MLS' Garber climbs on Sports Business influential list

NEW YORK — If influence is a measure of success, then soccer in the United States is doing very well indeed.

On Monday, Sports Business Journal’s annual list of the “50 Most Influential People in Sports Business” was revealed, and it featured more than a few soccer powerbrokers, including MLS Commissioner Don Garber.

Garber, who climbed four spots up to No. 30, was cited for leading the league’s growth in 2011. The rise in MLS’ average attendance to surpass both the NBA and NHL, and the TV deal with NBC, which kicks off in 2012, were cited as examples of the league’s “inarguable” legitimacy.

More than a few powerful proponents of the game in North America joined Garber on the list. In fact, soccer-related figures rose an average of roughly 3 places on the list.

Robert Kraft, owner of the New England Revolution and the NFL’s New England Patriots, came in at No. 8, cited for his work in brokering the agreement between the NFL and its players.

Tim Leiweke, president of AEG, the owners of MLS Cup champions LA Galaxy, came in at No. 11 after completing the massive deal for Farmers Field in Los Angeles, among other developments in 2011.

On the broadcast side, NBC Universal CEO and president Steve Burke was at the top of the entire list, with the networks MLS broadcast deal mentioned as part of the reason. ESPN vice president of content John Skipper, a longtime Tottenham Hotspur fan and champion of soccer on the Worldwide Leader, rose 19 spots to No. 3 (along with outgoing president George Bodenheimer).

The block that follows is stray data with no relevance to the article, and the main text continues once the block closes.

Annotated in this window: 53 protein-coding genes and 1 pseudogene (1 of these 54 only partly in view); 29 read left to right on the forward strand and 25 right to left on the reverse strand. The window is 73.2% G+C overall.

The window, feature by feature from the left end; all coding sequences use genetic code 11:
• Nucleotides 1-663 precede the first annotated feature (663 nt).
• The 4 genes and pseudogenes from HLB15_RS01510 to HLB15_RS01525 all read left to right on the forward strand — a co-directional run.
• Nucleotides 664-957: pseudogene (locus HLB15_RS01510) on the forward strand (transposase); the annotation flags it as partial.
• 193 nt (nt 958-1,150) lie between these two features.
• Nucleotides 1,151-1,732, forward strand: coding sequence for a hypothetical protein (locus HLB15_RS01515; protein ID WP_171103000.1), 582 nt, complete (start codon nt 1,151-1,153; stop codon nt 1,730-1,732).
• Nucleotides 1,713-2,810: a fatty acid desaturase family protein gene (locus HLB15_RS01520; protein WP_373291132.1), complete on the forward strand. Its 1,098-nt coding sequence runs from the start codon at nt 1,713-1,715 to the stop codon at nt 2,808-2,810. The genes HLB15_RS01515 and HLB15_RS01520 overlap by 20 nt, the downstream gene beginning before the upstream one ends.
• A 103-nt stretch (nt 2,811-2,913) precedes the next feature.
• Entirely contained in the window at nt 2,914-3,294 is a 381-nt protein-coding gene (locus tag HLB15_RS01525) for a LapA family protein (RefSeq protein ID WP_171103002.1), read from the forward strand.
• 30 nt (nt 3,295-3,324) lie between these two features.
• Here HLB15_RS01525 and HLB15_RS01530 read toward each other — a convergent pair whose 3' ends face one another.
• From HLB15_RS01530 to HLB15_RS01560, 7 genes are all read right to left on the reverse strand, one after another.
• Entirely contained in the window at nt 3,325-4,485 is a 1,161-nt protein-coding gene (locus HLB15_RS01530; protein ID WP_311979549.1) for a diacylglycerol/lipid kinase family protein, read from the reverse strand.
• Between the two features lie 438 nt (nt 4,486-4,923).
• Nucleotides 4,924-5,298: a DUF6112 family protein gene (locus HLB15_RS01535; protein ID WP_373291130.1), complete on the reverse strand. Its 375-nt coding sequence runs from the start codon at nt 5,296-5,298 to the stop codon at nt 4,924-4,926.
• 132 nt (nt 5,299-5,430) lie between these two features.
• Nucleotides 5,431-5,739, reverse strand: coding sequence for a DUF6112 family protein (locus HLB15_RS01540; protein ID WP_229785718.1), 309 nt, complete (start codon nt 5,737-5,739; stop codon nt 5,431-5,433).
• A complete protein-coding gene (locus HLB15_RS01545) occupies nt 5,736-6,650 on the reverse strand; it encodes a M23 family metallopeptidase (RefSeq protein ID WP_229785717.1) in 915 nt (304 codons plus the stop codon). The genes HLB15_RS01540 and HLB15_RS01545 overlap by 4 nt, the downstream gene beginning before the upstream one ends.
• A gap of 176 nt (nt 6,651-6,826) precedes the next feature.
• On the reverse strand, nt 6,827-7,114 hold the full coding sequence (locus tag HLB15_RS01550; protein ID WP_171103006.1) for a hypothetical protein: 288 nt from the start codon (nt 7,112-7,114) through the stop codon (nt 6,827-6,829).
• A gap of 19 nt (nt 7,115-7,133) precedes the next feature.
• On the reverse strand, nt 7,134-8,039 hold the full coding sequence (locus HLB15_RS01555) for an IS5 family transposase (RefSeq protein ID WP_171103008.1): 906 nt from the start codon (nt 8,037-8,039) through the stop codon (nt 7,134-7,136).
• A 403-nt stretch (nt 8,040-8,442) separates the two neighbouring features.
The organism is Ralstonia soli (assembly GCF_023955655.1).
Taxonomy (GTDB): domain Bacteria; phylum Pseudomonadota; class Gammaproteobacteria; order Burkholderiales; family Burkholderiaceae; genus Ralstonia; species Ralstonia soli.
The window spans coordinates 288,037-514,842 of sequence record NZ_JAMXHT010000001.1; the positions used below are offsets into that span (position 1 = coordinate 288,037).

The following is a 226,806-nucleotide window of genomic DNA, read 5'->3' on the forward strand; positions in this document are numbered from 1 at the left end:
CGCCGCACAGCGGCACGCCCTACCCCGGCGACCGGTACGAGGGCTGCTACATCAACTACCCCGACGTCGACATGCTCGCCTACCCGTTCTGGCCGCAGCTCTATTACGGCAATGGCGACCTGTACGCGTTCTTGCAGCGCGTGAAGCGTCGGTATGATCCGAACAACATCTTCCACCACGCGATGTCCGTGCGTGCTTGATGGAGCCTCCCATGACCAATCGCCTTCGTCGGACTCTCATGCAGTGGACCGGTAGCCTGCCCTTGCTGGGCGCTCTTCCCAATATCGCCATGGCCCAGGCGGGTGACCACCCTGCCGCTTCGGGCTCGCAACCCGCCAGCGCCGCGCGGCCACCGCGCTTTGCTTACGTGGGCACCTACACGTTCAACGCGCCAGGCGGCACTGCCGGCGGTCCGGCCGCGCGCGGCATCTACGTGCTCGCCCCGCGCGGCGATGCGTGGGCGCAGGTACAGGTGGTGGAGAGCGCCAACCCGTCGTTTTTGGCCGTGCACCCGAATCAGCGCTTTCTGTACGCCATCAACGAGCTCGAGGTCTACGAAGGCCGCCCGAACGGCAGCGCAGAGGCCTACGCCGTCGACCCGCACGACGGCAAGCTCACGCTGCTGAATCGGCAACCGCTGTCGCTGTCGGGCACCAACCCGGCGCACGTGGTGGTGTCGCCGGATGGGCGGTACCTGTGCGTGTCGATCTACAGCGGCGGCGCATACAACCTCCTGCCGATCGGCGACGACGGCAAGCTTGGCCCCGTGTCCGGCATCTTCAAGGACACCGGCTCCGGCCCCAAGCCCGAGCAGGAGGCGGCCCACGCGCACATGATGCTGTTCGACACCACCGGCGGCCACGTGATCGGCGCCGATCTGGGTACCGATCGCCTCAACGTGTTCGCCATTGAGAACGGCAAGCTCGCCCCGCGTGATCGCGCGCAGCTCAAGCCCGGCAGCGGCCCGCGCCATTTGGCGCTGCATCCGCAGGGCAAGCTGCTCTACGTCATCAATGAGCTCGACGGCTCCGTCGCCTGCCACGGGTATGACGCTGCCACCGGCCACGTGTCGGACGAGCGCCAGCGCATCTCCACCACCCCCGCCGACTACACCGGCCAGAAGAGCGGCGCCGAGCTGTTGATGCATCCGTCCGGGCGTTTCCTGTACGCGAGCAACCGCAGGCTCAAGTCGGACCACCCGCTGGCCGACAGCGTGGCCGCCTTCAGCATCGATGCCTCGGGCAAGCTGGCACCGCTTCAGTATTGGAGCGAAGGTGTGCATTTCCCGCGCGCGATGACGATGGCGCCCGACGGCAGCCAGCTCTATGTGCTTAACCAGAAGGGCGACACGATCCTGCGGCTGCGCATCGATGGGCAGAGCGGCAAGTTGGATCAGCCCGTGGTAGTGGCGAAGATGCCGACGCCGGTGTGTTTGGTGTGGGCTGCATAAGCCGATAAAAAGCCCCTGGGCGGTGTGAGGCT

From the international side, FIFA president Sepp Blatter is up two spots to No. 19 thanks in large part to the massive $1.85 billion deals FIFA secured for the 2018 and 2022 World Cups.

John Henry, owner of the Fenway Sports Group, which owns MLB’s Boston Red Sox, rose one spot to No. 25 in large part due to FSG’s acquisition of Premier League club Liverpool FC.

Adidas chairman and CEO Herbert Hainer came in at No. 32, largely because, as SBJ notes, the company “still rules soccer” and the company’s results are “strong across the board.”